good being sick,” she says, noting that her adult son lives in Peterborough, which is about an hour-and-a-half drive away. Elliott goes out to lunch regularly with two senior friends who are also living alone, and they call each other nearly every day. Of course, experts say the benefits of eating with others extend to all age groups. The food guide encourages people to foster connections between generations – especially children who learn from behaviour modelled by parents and caregivers. U of T social and behavioural health sciences professor Kate Mulligan says social isolation is known to put health at risk. “All kinds of things happen when we eat alone – we may be in a rush, we may not be focusing on the foods we’re eating, and we may eat standing up, eat at our desks,” says Mulligan, whose work includes drawing links between social well-being and nutrition with the Alliance for Healthier Communities. “Being together allows us to slow down, to focus on the culture of eating and being around food to spend time together preparing food, learning about food, building food literacy.” Morley encourages people to consider the hurdles facing older neighbours and family members who may not be as fortunate as Elliott. “I’d like to see us as a whole culture do that better,” she says. “Let’s think about the people who you’ve seen or live close by. Simple things like: ‘Do you need a lift to get to that church lunch?’ That would be all that’s needed.”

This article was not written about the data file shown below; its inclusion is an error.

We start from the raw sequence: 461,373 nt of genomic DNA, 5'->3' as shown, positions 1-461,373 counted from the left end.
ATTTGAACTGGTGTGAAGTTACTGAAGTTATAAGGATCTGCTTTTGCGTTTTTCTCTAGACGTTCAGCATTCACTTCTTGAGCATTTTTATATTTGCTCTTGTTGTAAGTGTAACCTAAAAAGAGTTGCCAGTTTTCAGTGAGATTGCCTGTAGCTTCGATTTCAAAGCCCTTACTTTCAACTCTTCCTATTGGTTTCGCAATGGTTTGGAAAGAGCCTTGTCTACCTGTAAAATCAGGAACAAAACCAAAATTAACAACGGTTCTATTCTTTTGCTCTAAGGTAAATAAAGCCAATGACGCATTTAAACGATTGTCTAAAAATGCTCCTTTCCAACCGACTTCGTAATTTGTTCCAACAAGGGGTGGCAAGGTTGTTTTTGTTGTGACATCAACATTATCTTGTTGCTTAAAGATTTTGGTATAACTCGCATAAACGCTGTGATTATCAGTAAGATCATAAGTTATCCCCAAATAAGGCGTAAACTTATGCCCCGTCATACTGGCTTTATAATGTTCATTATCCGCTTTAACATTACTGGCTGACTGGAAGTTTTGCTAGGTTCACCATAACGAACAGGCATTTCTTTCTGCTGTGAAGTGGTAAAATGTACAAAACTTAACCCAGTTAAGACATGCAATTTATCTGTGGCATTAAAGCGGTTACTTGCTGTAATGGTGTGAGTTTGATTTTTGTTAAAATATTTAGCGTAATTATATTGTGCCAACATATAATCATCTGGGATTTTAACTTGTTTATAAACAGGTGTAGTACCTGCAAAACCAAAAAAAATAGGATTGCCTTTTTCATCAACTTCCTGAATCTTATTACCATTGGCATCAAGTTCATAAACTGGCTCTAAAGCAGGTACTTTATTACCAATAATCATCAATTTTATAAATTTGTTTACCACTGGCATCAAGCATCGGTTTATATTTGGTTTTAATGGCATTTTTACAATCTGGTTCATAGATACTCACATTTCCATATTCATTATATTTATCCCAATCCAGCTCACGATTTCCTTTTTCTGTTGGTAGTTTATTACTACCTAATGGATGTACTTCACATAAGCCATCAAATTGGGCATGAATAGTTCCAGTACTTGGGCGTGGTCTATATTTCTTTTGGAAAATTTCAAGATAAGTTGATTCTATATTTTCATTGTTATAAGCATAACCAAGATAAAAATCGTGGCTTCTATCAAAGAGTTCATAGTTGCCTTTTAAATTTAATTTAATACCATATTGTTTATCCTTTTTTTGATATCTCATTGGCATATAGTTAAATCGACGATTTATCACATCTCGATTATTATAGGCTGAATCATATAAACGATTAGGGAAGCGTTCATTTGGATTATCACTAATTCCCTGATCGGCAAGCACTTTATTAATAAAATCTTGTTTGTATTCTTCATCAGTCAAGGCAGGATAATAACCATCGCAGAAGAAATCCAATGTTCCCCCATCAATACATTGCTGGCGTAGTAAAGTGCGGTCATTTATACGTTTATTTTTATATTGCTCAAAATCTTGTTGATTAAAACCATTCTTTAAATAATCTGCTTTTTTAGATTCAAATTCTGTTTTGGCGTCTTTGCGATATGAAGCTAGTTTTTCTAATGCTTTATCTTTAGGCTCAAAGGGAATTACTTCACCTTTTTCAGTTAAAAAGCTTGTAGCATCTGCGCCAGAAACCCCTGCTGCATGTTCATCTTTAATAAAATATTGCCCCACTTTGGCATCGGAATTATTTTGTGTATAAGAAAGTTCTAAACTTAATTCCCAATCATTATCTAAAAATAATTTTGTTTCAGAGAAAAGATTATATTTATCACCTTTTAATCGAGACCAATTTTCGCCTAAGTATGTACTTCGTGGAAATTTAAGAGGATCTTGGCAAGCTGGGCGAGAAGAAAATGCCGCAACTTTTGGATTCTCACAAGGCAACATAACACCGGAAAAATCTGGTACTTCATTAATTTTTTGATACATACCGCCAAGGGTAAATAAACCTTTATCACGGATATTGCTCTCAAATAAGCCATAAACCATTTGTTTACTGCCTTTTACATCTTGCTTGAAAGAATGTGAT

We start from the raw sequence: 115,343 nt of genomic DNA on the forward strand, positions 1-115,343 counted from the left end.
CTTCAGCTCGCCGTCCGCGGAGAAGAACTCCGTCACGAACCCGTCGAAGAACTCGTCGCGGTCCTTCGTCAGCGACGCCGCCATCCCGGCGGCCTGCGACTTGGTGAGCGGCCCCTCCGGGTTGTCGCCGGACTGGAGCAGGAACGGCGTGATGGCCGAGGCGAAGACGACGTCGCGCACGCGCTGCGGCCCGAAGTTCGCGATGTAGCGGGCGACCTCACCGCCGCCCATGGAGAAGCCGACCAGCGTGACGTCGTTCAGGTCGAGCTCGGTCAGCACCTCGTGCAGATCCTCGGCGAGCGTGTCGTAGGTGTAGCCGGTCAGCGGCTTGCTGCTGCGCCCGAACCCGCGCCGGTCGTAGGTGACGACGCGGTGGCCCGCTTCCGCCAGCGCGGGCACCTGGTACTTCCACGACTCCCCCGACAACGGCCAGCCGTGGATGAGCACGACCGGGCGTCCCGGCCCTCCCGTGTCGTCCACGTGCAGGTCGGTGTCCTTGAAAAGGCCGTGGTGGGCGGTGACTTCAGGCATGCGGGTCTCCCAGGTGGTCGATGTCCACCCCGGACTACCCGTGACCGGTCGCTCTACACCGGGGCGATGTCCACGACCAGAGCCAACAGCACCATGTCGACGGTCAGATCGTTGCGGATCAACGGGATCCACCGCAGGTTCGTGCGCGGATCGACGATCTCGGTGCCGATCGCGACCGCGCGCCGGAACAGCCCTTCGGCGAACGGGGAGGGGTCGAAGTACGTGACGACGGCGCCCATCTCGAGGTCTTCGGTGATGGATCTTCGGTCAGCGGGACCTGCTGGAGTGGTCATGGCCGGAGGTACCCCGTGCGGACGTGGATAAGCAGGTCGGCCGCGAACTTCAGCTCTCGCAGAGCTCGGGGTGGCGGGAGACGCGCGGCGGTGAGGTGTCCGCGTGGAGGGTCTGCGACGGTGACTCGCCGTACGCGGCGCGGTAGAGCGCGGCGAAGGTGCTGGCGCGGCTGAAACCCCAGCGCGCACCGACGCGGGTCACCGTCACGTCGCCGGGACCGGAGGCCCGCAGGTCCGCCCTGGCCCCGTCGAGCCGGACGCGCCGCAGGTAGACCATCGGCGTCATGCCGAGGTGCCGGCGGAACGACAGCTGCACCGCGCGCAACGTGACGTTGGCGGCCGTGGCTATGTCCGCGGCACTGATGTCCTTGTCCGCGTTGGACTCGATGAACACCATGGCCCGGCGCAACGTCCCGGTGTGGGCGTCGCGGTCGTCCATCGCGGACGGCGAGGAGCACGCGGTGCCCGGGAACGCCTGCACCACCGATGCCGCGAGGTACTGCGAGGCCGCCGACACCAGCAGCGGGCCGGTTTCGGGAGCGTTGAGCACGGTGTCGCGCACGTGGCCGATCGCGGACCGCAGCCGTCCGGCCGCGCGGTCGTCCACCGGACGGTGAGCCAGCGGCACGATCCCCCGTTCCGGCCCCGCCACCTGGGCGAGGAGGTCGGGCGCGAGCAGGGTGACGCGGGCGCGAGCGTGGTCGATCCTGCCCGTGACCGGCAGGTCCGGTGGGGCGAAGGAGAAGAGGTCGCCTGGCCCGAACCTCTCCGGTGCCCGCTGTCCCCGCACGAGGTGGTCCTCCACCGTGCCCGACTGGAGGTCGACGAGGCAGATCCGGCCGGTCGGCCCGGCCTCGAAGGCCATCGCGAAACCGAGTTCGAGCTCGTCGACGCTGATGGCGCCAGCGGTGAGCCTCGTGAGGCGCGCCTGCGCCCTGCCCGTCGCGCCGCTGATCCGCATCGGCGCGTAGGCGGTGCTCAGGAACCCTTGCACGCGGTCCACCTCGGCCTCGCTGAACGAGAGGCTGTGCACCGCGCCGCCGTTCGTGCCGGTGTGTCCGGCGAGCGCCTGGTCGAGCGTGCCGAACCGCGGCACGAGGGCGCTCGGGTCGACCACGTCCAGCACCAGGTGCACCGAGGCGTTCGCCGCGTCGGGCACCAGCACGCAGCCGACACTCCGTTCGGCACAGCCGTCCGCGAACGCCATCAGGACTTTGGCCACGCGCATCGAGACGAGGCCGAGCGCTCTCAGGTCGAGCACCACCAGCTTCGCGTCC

New food guide an improvement